Students don’t graduate because…

… because they’ve lost hope.

They’ve lost hope that:

  • they can fulfill degree requirements (some subjects are tough!)
  • they can actually graduate
  • (more importantly) they can graduate in a shorter time so they pay less tuition fees
  • they can get a good job with that degree

And so they give up. They’ve lost hope. They don’t believe anymore.

A degree can still be useful. But the current educational and economic outlook doesn’t exactly inspire a lot of confidence in the immediate use of a degree.

Educational institutes mostly teach students towards knowledge that’s known. I mean, your professor won’t set a question that he can’t answer, right? The world we now live in rewards those who solve the unknown, possibly even seeking questions that weren’t ever asked.

Teachers need to start teaching students to face the unknowable. They need to instill hope in the next generation.

Belief is everything

You might be surprised that I’ve learnt many life lessons from books. Specifically, fantasy fiction. Today, I’m going to tell you one of them.

Warning: There will be spoilers, even though I’ve summarised a fair chunk of the book. The following comes from the book Sword of Shannara by Terry Brooks. If you don’t want spoilers, you should stop reading… now.

Gifted wrongly

I will be summarising extensively. There was this great druid. There was also this great evil (isn’t there always…). With some thought, the druid figured out how to defeat the great evil, and he forged a sword with which to do battle.

The druid decided to give the sword to another. I can’t remember why, whether out of sacrifice (didn’t want to get all the credit), or that he couldn’t fight anymore (old age). I’m sure a Shannara fan will happily correct me in the comments…

But the druid made a fatal mistake. He gifted the magic sword to the king of the elven people.

The king himself wasn’t the mistake. The position of kingship was.

The king went to do battle with the great evil and won. But a quiet cloak of belief had already settled onto the elven people. That the magic sword will only work for the king.

As a consequence of that belief, the elven people also believed that only the heirs of the king could successfully wield the great magic sword. This was wrong. The magic sword would work for any elf with the right purpose of heart. The druid had not forged any special condition into the sword.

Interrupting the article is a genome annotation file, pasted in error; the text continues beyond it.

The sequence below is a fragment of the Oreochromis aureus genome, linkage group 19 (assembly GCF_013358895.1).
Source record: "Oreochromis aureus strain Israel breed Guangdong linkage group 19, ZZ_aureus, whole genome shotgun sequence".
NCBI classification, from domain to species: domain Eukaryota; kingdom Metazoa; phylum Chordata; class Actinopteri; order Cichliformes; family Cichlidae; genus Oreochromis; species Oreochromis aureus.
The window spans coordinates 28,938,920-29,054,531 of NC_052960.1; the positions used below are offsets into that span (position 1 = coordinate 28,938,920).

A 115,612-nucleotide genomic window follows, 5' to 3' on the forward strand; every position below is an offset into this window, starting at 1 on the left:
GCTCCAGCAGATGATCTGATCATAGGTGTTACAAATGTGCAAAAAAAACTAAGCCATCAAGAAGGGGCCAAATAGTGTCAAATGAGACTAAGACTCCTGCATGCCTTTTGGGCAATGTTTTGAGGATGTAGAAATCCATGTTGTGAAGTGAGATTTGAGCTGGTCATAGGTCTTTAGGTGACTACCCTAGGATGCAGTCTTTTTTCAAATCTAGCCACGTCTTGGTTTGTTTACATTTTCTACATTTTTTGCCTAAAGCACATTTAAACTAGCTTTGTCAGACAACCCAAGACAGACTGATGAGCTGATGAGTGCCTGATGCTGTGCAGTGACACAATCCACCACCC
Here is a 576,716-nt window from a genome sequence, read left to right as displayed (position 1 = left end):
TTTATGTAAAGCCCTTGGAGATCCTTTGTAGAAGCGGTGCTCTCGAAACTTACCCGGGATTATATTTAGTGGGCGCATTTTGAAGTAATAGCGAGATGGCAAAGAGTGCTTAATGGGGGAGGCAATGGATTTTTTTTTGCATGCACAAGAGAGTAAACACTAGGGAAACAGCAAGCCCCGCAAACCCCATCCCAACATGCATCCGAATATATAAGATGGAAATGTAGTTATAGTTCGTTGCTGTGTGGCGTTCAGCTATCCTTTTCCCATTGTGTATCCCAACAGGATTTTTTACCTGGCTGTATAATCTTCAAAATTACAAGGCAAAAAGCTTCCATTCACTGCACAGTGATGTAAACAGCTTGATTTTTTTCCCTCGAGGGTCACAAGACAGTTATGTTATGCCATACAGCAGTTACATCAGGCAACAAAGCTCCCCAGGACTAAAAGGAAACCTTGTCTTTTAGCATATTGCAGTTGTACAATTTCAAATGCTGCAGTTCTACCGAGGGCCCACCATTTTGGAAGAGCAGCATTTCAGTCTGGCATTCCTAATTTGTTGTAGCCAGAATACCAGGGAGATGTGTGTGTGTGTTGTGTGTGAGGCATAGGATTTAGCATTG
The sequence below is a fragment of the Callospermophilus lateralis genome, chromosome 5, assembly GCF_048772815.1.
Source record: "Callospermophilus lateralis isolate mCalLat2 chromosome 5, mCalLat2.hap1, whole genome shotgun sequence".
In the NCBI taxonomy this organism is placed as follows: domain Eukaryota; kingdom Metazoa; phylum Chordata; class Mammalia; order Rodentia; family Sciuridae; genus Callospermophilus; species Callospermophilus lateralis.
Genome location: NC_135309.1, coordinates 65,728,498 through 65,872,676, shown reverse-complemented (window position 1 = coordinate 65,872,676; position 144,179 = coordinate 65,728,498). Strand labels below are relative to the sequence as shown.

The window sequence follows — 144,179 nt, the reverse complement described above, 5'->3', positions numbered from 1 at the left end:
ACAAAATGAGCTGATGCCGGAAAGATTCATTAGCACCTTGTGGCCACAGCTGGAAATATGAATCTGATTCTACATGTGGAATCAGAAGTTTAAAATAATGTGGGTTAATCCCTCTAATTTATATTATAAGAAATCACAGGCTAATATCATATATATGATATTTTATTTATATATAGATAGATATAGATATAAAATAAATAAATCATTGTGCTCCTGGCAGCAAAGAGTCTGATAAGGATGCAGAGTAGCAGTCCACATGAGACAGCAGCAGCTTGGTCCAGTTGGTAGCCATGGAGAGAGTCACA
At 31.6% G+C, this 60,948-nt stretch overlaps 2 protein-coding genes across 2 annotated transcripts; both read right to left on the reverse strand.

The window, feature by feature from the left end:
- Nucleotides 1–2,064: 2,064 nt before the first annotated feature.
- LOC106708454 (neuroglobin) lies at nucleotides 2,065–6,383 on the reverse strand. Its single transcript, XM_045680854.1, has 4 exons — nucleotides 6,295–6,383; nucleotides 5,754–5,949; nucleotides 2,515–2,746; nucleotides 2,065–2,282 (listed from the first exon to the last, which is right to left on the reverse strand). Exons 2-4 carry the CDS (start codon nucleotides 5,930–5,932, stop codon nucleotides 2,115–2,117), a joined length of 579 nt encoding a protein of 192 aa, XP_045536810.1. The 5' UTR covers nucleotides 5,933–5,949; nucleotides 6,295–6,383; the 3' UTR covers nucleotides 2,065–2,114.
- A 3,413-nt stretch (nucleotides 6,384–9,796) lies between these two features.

But with mass belief, the unintended condition wrapped itself together with the magic. And eventually, it became true. Only heirs from the line of the original king could wield the magic sword.

Belief is everything

And that was one of my first life lessons. Belief is everything. Beliefs are powerful.

If you don’t believe that something will work, then it probably won’t.

If you believe you can fashion a database to support the technical aspects of your program, then yes, you probably will come up with a design to suit your needs.

Disbelief closes off possibilities.

A corollary of that is about mass belief. If many people believe in something, then that something has a lot of power. Religion, superstitions, doomsday announcements, electromagnetic waves. I’m not talking about proofs and so on, particularly with science. I’m talking purely about beliefs. Say some scientific experiment can be replicated with the same results. That convinces people of the validity of the theory behind the experiment, and thus belief in that theory. It’s still belief.

This gave me confidence and understanding of certain human endeavors. Why do some people succeed at businesses? Many people believe that starting your own business is risky. And they’d be right. And those people who succeed? Those people believe they can succeed in making their business work, overriding the disbelief from the people around them.

Belief is everything.

It’s how I’ve upheld my own beliefs in the face of every belief thrown at me from everyone around me. My family. My friends. Even strangers.

Of course, you don’t have to listen to me. “Everything” is an absolute term. But that means you do believe in something, just not my version.